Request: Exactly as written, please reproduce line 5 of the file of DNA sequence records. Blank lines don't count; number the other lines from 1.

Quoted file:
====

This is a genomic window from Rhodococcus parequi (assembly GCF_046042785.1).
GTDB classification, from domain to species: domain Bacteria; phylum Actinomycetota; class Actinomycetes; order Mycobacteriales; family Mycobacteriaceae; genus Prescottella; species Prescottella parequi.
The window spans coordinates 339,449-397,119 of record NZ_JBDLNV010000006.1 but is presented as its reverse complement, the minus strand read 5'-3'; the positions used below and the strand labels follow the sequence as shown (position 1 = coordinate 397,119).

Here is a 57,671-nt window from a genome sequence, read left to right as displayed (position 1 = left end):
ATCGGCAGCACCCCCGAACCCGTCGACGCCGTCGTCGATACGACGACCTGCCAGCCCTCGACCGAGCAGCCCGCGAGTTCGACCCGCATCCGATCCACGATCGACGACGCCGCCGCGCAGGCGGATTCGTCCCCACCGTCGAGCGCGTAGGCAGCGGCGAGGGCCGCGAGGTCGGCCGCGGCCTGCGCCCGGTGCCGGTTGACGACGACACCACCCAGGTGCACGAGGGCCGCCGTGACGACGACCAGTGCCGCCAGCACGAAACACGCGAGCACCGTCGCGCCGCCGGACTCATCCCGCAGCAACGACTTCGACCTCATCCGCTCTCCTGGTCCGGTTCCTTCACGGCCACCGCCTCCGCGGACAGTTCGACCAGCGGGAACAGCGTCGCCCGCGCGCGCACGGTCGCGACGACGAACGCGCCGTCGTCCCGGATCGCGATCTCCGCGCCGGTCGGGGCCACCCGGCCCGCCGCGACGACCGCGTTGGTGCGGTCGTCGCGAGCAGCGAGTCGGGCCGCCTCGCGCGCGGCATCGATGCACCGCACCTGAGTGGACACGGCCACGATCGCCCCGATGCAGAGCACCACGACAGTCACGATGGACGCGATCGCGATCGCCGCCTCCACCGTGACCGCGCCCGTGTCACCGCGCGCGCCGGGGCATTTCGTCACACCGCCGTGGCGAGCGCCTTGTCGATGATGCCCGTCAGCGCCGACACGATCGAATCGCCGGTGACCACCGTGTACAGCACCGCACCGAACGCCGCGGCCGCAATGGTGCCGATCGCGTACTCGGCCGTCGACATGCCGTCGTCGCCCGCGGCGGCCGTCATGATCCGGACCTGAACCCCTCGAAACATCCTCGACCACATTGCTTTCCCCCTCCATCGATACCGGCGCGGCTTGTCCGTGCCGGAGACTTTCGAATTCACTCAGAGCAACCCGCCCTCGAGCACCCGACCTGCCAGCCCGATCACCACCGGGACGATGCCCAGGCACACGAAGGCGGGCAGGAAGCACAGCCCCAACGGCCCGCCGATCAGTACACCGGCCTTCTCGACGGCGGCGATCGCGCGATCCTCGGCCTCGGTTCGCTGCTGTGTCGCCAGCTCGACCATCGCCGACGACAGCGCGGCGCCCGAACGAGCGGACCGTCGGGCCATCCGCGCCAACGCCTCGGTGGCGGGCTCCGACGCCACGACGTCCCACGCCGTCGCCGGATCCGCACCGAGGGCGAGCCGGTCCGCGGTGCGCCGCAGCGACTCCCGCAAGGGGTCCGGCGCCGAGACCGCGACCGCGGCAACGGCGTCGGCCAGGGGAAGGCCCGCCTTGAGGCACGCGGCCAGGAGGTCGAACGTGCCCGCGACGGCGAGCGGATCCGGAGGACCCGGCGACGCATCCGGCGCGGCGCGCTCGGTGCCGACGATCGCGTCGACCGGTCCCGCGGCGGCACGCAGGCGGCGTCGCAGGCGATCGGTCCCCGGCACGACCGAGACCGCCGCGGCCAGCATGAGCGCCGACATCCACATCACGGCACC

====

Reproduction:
ATCGGCAGCACCCCCGAACCCGTCGACGCCGTCGTCGATACGACGACCTGCCAGCCCTCGACCGAGCAGCCCGCGAGTTCGACCCGCATCCGATCCACGATCGACGACGCCGCCGCGCAGGCGGATTCGTCCCCACCGTCGAGCGCGTAGGCAGCGGCGAGGGCCGCGAGGTCGGCCGCGGCCTGCGCCCGGTGCCGGTTGACGACGACACCACCCAGGTGCACGAGGGCCGCCGTGACGACGACCAGTGCCGCCAGCACGAAACACGCGAGCACCGTCGCGCCGCCGGACTCATCCCGCAGCAACGACTTCGACCTCATCCGCTCTCCTGGTCCGGTTCCTTCACGGCCACCGCCTCCGCGGACAGTTCGACCAGCGGGAACAGCGTCGCCCGCGCGCGCACGGTCGCGACGACGAACGCGCCGTCGTCCCGGATCGCGATCTCCGCGCCGGTCGGGGCCACCCGGCCCGCCGCGACGACCGCGTTGGTGCGGTCGTCGCGAGCAGCGAGTCGGGCCGCCTCGCGCGCGGCATCGATGCACCGCACCTGAGTGGACACGGCCACGATCGCCCCGATGCAGAGCACCACGACAGTCACGATGGACGCGATCGCGATCGCCGCCTCCACCGTGACCGCGCCCGTGTCACCGCGCGCGCCGGGGCATTTCGTCACACCGCCGTGGCGAGCGCCTTGTCGATGATGCCCGTCAGCGCCGACACGATCGAATCGCCGGTGACCACCGTGTACAGCACCGCACCGAACGCCGCGGCCGCAATGGTGCCGATCGCGTACTCGGCCGTCGACATGCCGTCGTCGCCCGCGGCGGCCGTCATGATCCGGACCTGAACCCCTCGAAACATCCTCGACCACATTGCTTTCCCCCTCCATCGATACCGGCGCGGCTTGTCCGTGCCGGAGACTTTCGAATTCACTCAGAGCAACCCGCCCTCGAGCACCCGACCTGCCAGCCCGATCACCACCGGGACGATGCCCAGGCACACGAAGGCGGGCAGGAAGCACAGCCCCAACGGCCCGCCGATCAGTACACCGGCCTTCTCGACGGCGGCGATCGCGCGATCCTCGGCCTCGGTTCGCTGCTGTGTCGCCAGCTCGACCATCGCCGACGACAGCGCGGCGCCCGAACGAGCGGACCGTCGGGCCATCCGCGCCAACGCCTCGGTGGCGGGCTCCGACGCCACGACGTCCCACGCCGTCGCCGGATCCGCACCGAGGGCGAGCCGGTCCGCGGTGCGCCGCAGCGACTCCCGCAAGGGGTCCGGCGCCGAGACCGCGACCGCGGCAACGGCGTCGGCCAGGGGAAGGCCCGCCTTGAGGCACGCGGCCAGGAGGTCGAACGTGCCCGCGACGGCGAGCGGATCCGGAGGACCCGGCGACGCATCCGGCGCGGCGCGCTCGGTGCCGACGATCGCGTCGACCGGTCCCGCGGCGGCACGCAGGCGGCGTCGCAGGCGATCGGTCCCCGGCACGACCGAGACCGCCGCGGCCAGCATGAGCGCCGACATCCACATCACGGCACC